The University of East London’s CMRB (Centre for research on Migration, Refugees and Belonging) is pleased to announce the following seminar:
Hierarchy, Inequality and Stratification: classing intersectionality and intersectionalising class
This seminar will take place in EB G.06, Docklands Campus, UEL, E16 2RD
Monday 26th January 2014, 4–6pm
The event is free but space is limited so please reserve a place at
Abstract: The complexity of social divisions and their inter-relations, both as analytical categories and categories of practice asks us to rethink the terms that we use for understanding both ‘identity’ formations and forms of inequality. In this paper I cross reference debates on class and debates on intersectionality. These debates rarely engage with each other. I will argue that both debates fail in different ways. Intersectionality debates rarely provide a clear analysis of the role of class formation in power relations. Stratification approaches rarely engage with the inter-relationships of different modalities of power, for example around gender and race in ways that don’t subordinate them to ‘class’. I will reflect critically on some approaches to class that attempt to move away from a traditional focus on relations of production and labour markets, thereby attempting to incorporate gender and ethnicity into class theory and the newer more culturally nuanced political economy. I will also consider how intersectional frameworks could be developed in ways that attend more centrally to classed social relations.
An analysis of hierarchy and inequality needs to rethink some major categories of social analysis including notions of materiality and culture (daunting to say the least apropos the Marxisant demise), needs to be more global in scope (surprisingly lacking in the literature given the prominence of debates on globalisation and the critique of methodological nationalism) and consider particularly how transnational mobilities and related social exclusions and boundaries set up new forms of social stratification and inequality. Global inequalities, the challenges to secularism, fundamentalisms and the racialisation of religion are particularly important in the current period.
Bio: Prior to becoming a Professor of Sociology at UEL in 2013 Floya Anthias was Professor of Sociology and Social Justice at the University of Roehampton (where she remains as Emeritus Professor). She has also been Professor of Sociology at the University of Greenwich and Oxford Brookes University.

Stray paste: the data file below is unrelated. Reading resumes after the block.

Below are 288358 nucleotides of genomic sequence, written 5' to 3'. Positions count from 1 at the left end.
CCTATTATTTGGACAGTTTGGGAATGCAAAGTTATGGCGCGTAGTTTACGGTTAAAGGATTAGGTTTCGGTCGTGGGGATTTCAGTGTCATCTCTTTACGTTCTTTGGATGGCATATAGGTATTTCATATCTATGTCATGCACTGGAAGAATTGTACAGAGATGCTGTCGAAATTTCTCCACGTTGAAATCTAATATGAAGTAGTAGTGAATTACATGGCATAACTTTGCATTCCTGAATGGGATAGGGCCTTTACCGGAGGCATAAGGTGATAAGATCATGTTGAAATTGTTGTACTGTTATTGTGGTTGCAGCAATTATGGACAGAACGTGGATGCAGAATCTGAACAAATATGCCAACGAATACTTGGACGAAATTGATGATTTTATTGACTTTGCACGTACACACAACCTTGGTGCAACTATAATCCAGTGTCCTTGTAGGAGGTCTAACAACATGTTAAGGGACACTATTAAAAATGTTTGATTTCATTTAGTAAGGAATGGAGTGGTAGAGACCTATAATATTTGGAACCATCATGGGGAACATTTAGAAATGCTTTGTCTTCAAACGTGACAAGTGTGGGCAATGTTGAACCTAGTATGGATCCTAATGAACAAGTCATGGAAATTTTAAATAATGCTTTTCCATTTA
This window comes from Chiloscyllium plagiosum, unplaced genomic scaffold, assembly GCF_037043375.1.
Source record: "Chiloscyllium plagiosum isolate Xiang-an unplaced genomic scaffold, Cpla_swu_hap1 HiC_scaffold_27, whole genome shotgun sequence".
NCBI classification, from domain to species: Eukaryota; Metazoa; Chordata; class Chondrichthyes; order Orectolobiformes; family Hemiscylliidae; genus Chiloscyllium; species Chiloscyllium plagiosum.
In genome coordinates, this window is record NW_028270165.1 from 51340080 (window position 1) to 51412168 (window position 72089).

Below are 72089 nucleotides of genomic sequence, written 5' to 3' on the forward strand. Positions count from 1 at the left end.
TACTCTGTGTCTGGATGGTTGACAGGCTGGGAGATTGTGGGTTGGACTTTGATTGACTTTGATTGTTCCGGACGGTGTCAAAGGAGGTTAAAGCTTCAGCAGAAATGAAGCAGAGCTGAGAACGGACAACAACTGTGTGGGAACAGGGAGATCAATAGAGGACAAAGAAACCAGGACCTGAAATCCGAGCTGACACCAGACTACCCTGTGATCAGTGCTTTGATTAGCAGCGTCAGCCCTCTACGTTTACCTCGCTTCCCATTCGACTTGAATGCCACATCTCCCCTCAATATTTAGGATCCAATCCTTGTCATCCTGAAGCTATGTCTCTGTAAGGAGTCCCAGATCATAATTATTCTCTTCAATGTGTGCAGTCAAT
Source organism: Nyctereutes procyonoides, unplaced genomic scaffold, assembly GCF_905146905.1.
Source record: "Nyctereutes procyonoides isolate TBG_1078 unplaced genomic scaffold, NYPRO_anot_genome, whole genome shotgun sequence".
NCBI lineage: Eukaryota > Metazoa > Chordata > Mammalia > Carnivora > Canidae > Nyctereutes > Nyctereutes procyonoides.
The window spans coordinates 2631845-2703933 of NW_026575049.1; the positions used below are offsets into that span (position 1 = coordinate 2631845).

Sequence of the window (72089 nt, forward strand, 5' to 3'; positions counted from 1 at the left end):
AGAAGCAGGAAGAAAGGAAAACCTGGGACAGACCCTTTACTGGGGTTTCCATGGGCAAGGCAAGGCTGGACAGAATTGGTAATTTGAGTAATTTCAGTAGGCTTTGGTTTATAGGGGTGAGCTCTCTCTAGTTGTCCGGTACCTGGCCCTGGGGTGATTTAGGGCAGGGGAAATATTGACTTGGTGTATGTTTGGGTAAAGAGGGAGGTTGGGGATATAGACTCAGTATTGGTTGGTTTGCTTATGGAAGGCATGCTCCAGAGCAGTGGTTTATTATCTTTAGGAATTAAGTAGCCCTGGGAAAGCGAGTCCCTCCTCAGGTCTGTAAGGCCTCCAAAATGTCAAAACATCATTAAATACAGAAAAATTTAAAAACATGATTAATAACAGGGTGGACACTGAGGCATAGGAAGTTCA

Her main academic writings have explored different forms of stratification, social hierarchy and inequality, and how they interconnect. Her research spans a range of theoretical and empirical concerns relating to this. This has included a focus on racism, diaspora and hybridity, multiculturalism, gender and migration, labour market disadvantages and class position. Her most recent work has been developing the concept of translocational positionality as a way of addressing some of the difficulties identified with concepts of hybridity, identity and intersectionality. She has published on these issues in a range of top peer reviewed journals.
Floya’s books include Woman Nation State, Palgrave (with N. Yuval Davis), Racialised Boundaries: nation, race, ethnicity, colour and class and the anti racist struggle (with N Yuval-Davis), Routledge, Ethnicity, Class, Gender and Migration, Greek Cypriots in Britain, Avebury, Into the Margins: Migration and Exclusion in Southern Europe, (with G. Lazaridis), Ashgate, Gender and Migration in Southern Europe: women on the move (with G. Lazaridis), Berg, Rethinking Anti-racisms: from theory to practice, (with Cathie Lloyd), Routledge, Paradoxes of Integration: Female Migrants in Europe, (with M. Kontos and M. Morokvasic), Springer, Contesting Integration, Engendering Migration, Palgrave (with M. Pajnik), and Work and the Challenges of Belonging (with M. Pajnik), Cambridge Scholars Publishing.
For more info on CMRB: uel.ac.uk/cmrb